NCIS is unique in that this team only investigates military murders much like 24 was groundbreaking thanks to its one day time span. When it premiered, the filming was unique and, while some viewers may find the three quick succession shots annoying, they really add a fantastic element to the show, albeit small. Drastic changes take place over half way through the series through swift transitions equating to a more serious, “solid” series. Interlocking episodes play a much more significant part late in the series through careful clues. None more than one in particular dealing with a criminal besting Gibbs, he becomes different, driven to apprehend a nameless man, all leading to a climatic, tense, jaw-dropping conclusion. 

Particularly favorite episodes include: “Yankee White” (premiere), “The Immortals” (a clever video game whodunit), “The Curse” (a clever episode dating back eight years) and “High Seas” (which pits Tony against Gibbs former employee and is simply hilarious). A poignant episode (“Marine Down”) offers a glimmer of hope amidst sadness, while “Left for Dead” presents a twisted sense of justice. From the first episode, this series had me hooked. It’s a fun series with just enough suspense to keep viewers guessing but always leaves room for important, heartwarming messages. It begins by pulling its audience in through a fabulous cast with wonderful chemistry before intelligence wins out.

CONTENT | a handful of episodes depict very visual autopsies [showing a body cut open, with the victim’s internal organs visible]. Likewise, one episode recovers a severed leg [there are brief imaginary snapshots of the decapitated body]. There are side views of the nude bodies where anything inappropriate is carefully obscured. Violence is more obscure and limited to guns being fired [a grenade injures a key character]. The roof of an SUV impales one man, another a wooden post; a woman is shot point blank in the head, others die from bombs along with various other offenses. Drugs are dealt with in a few episodes; “High Seas” references urine samples numerous times. Innuendo invades, often during Tony and Cait’s sparring; also episodes deal with porn and affairs. Three separate episodes deal with homosexuality and a transgender. There is some inappropriate clothing. A reference is made about someone’s “virginity.” Profanity is infrequent. The show is rated TV14.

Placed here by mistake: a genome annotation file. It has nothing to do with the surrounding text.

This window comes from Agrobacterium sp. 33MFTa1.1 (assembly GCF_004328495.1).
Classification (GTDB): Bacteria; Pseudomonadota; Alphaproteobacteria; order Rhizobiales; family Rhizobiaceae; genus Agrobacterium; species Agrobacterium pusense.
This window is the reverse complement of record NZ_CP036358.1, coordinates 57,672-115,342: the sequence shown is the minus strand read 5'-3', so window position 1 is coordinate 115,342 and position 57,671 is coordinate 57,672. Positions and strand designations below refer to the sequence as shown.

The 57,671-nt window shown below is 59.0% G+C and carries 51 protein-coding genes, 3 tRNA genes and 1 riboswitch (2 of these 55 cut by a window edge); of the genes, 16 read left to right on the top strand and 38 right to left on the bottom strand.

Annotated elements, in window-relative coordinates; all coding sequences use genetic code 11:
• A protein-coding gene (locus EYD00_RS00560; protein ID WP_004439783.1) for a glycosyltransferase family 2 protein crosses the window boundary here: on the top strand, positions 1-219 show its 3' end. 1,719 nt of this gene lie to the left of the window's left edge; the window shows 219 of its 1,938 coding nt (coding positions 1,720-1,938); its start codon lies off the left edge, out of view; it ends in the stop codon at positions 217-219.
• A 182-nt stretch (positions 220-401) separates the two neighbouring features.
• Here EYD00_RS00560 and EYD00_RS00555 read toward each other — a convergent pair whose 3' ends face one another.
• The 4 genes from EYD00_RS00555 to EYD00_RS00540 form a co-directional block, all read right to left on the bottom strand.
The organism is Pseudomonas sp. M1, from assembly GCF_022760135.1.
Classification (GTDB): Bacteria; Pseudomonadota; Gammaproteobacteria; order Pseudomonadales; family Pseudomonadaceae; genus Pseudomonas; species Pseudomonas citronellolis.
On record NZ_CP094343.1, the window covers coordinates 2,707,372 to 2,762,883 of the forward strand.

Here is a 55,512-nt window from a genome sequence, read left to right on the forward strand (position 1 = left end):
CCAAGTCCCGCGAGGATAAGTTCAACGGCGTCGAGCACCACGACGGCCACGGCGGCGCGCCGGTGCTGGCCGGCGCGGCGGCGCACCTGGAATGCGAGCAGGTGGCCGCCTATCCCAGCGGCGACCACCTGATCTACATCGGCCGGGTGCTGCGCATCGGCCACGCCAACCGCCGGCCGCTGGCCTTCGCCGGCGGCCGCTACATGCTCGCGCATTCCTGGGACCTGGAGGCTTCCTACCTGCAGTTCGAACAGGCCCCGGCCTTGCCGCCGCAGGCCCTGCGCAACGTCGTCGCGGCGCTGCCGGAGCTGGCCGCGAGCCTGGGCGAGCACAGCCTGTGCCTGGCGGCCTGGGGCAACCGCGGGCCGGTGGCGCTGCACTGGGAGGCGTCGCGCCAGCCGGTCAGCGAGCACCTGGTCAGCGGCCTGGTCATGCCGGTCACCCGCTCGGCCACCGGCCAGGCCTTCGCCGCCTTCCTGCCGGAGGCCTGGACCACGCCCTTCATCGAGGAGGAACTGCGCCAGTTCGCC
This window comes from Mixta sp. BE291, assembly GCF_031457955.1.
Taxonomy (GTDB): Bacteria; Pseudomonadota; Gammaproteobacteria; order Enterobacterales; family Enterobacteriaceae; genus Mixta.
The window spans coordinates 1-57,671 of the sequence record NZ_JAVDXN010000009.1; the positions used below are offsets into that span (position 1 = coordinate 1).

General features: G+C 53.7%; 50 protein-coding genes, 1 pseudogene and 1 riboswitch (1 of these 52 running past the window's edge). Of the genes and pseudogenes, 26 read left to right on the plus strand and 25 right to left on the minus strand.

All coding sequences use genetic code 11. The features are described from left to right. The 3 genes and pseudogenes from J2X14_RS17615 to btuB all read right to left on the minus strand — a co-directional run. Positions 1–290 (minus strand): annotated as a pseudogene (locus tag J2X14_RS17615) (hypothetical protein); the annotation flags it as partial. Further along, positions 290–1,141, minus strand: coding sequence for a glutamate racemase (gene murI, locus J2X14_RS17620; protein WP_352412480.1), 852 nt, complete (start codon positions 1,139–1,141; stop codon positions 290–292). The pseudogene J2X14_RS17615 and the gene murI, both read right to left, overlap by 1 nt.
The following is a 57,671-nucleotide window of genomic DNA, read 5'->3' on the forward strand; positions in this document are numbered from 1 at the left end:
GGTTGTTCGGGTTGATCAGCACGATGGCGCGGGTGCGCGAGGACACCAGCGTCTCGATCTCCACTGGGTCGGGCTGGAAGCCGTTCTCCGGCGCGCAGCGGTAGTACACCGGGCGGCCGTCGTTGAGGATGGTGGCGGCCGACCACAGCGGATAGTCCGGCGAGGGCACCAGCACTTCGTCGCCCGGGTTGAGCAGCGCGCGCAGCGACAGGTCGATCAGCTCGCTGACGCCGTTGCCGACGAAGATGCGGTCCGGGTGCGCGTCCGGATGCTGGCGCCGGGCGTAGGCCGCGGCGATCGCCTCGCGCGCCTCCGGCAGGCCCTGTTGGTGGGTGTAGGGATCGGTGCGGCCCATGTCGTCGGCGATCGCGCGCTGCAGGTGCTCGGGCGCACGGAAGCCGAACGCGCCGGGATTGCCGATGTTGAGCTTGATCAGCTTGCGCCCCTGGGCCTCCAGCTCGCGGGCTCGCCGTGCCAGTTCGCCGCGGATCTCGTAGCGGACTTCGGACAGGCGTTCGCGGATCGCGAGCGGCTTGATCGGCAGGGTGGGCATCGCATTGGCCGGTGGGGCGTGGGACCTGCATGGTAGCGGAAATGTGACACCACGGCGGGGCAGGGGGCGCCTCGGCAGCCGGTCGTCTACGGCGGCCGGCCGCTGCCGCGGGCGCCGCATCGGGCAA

1. I *love* this show!!!!! Though, I think I like Ziva much better than Kate :)

  2. Me, too! It is still one of my most favorite shows - even after eight seasons!

    I don't know if I like Ziva "better" than Cait... still, I like this "new" cast just as well and, following every season finale, I hold my breath that none of the characters are about to be killed off! That would be awful. =)

  3. i LOVE this show! i'm actually watching it right now, haha.

  4. As you could probably guess: me, too! =D

    I came into this show about five years into its run, but I just love it! Since I only watch the DVD sets, I own all the available season and recently finished the latest set on DVD. Now I am just sad I must wait until next summer for more. =)